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In our two previous transmittal letters, we have made some general comments about the nature of the study and of our findings. These were intended to apply to the entire report and we find no reason to modify them at this time. The following paragraphs from our letter of April 3 should have reemphasis as we complete the report:
The enormous growth of the securities markets experienced since the original enactment of the Federal securities laws, reflecting both the vigor of the industry's own activities and the general expansion of the country's economy and population in the intervening years, has been accompanied by many qualitative changes in methods, practices, controls, and standards. A basic objective of the Special Study was an evaluation, in the light of both quantitative and qualitative changes, of the theories and mechanics of direct governmental regulation and industry self-regulation originally envisaged by those laws. The study and report indicate that under the stresses of its expanded role the framework of regulation needs considerable adjusting and strengthening, but its basic design appears to have stood the test of time and to have worked effectively in most areas.
Since the Federal securities laws have been in force for a full generation. it is hardly surprising that the Special Study has not disclosed the prevalence of gross abuses such as were characteristic of the era which preceded their enactment. Nevertheless, as will be evident from the entire report, many serious problems do exist and important improvements are needed. It is inevitable that in reflecting the results of any investigation, a final report will give greatest attention to the problems uncovered and the areas in which the need for improvement is most pressing. Nevertheless, the emphasis in this report on present shortcomings should neither obscure nor detract from the many aspects of the securities business and its regulation and self-regulation which afford reason for pride and satisfaction. The strength of the American economy and its free-enterprise system both reflect and are dependent upon an investment banking system and market institutions that are basically strong and sound, but this makes it all the more, rather than less, necessary to expose and correct the weaknesses and abuses that still exist. Many of the substantive recommendations in the report can, indeed, be regarded as attempts to raise the entire securities industry to the best standards which the industry itself proclaims and to the highest levels of attainment which some of its participants have in some sectors achieved.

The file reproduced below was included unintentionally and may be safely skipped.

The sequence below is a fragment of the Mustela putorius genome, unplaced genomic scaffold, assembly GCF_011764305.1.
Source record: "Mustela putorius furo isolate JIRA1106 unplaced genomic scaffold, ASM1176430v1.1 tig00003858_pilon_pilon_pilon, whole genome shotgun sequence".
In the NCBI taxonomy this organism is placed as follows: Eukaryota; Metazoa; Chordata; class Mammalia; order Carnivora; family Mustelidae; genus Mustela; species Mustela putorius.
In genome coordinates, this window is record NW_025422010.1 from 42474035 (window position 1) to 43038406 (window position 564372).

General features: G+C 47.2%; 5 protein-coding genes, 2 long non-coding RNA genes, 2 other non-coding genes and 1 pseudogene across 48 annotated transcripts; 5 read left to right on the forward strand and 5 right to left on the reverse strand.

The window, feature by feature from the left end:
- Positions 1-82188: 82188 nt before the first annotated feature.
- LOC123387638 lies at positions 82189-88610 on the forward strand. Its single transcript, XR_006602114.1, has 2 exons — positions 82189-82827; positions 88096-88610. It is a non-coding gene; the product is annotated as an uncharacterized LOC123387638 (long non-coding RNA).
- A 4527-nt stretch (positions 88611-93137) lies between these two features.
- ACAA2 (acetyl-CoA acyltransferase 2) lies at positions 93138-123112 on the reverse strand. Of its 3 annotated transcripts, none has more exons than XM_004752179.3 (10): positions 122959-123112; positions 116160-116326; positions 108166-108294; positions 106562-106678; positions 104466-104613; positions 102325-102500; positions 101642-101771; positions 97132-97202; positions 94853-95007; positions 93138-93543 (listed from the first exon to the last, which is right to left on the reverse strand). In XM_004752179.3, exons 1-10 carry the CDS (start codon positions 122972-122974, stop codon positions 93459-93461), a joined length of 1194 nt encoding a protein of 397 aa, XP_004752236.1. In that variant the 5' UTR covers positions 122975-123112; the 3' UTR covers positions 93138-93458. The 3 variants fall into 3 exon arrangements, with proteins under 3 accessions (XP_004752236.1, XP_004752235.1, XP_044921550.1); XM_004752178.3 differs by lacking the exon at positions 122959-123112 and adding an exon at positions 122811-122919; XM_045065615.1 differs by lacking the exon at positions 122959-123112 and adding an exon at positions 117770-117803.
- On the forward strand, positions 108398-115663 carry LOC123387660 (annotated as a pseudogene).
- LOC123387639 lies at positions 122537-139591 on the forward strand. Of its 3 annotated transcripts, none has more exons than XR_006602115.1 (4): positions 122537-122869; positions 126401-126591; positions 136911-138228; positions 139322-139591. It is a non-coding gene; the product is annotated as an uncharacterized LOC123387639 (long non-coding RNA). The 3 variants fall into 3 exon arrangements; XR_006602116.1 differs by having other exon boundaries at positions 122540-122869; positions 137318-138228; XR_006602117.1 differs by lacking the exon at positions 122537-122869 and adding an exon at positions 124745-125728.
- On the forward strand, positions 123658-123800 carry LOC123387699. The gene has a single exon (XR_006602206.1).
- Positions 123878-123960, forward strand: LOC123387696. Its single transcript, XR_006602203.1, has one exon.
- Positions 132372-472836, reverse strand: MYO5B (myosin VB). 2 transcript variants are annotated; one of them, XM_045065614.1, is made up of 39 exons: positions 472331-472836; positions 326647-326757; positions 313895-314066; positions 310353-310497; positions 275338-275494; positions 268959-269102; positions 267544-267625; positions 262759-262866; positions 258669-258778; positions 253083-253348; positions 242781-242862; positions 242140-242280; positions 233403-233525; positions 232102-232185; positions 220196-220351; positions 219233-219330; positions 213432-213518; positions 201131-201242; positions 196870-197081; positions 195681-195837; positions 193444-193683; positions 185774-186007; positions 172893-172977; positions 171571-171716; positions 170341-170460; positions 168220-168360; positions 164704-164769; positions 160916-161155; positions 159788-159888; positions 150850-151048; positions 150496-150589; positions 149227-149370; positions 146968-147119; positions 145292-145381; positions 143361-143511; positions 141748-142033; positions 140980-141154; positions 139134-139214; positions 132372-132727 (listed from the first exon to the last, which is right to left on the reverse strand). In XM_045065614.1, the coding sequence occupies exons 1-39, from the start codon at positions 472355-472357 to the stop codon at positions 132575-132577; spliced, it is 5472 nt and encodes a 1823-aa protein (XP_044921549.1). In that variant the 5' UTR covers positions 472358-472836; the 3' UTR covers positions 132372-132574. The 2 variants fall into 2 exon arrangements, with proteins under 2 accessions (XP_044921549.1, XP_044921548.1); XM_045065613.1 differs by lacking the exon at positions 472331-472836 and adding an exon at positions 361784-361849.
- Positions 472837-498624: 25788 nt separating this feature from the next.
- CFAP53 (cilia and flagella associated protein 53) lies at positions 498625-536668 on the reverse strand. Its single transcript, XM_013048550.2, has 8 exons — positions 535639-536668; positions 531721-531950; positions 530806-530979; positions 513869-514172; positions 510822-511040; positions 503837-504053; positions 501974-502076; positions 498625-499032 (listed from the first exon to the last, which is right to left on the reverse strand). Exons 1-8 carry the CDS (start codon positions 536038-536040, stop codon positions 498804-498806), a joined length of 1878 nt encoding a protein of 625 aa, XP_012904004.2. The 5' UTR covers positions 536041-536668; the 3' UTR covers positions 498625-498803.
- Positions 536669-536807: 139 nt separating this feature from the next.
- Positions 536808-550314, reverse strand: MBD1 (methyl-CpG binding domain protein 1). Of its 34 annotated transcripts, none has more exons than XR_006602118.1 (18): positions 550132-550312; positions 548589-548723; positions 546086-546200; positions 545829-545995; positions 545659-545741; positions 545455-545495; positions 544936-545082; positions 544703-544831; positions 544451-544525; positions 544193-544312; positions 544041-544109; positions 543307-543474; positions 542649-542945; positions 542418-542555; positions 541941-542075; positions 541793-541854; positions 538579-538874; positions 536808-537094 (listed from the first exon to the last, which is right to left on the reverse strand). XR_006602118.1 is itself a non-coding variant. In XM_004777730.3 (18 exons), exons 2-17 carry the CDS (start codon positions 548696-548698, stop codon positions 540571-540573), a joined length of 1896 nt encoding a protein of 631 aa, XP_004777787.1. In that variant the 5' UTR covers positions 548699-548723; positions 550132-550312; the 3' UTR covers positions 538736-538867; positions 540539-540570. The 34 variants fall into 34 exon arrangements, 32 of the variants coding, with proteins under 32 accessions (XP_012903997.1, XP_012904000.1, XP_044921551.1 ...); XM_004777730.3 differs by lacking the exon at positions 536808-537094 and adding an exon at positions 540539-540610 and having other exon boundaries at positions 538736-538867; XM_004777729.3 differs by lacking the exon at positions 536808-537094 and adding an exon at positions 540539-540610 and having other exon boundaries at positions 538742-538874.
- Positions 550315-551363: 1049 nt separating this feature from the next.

The chapters first transmitted (I to IV and IX) called for certain legislative solutions and these have been substantially embodied in S. 1642, recently passed by the Senate, and in the pending bills H.R. 6789 and 6793. The second group of chapters (V to VIII) essentially called for only one item of legislation--authority to regulate overthe-counter quotations systems. As to the present group of chapters: Chapter X, dealing with security credit, would require statutory changes if the Federal Reserve Board and the Commission subscribe to certain of our substantive recommendations. Chapter XI, relating to mutual funds, would call for a legislative solution in respect of so-called contractual plans, but in this instance we have assumed that the formulation of a legislative program will await completion of the Commission's other pending studies regarding structural aspects of mutual funds. With regard to chapter XII, dealing with the self-regulatory and regulatory pattern, various statutory, changes would unquestionably contribute to a more complete and logical pattern of relationships between the Commission and the various self-regulatory agencies and at the same time might be the most direct means of resolving issues presented by the case of Silver v. New York Stock Exchange. On the other hand, we are not prepared to say, in the absence of a more detailed legal analysis than we have been able to make, that the Commission's present broad statutory powers would not be adequate for all purposes indicated in the chapter, and accordingly we make no specific legislative recommendation in this area. Chapter XIII, relating to the 1962 market break, likewise does not contain any recommendation for legislation,